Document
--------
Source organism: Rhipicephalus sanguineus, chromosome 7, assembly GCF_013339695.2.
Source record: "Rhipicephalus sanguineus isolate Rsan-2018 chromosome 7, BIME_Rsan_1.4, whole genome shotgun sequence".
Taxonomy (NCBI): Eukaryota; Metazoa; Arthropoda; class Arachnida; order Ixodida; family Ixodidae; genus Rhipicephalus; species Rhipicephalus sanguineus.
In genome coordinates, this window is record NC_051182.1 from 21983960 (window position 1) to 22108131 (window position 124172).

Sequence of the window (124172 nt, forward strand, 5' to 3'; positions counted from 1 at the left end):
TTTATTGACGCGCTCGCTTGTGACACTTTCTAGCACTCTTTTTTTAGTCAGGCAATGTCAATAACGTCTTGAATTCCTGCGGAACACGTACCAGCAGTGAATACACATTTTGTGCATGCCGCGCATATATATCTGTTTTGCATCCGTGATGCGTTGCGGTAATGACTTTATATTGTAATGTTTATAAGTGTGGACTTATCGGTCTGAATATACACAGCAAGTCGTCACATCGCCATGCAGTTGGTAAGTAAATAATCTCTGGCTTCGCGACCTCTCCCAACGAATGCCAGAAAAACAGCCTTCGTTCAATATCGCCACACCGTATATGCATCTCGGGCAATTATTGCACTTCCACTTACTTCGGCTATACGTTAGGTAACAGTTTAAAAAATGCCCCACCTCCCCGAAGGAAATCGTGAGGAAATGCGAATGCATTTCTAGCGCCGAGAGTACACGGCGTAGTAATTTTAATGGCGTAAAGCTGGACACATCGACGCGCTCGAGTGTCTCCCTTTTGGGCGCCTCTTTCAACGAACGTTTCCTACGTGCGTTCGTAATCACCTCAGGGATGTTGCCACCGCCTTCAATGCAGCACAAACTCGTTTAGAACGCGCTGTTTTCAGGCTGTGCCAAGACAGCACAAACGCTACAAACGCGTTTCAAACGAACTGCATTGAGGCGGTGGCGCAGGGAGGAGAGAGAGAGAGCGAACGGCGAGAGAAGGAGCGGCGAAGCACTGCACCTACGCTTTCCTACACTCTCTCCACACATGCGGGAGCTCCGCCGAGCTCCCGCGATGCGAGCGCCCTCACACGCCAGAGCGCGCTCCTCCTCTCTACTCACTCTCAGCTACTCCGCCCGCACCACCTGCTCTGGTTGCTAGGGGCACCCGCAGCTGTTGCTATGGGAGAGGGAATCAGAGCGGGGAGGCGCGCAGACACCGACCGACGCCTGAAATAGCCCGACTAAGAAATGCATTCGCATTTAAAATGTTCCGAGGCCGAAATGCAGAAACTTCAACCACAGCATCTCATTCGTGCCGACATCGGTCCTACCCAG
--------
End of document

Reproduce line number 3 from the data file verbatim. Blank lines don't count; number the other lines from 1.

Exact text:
Taxonomy (NCBI): Eukaryota; Metazoa; Arthropoda; class Arachnida; order Ixodida; family Ixodidae; genus Rhipicephalus; species Rhipicephalus sanguineus.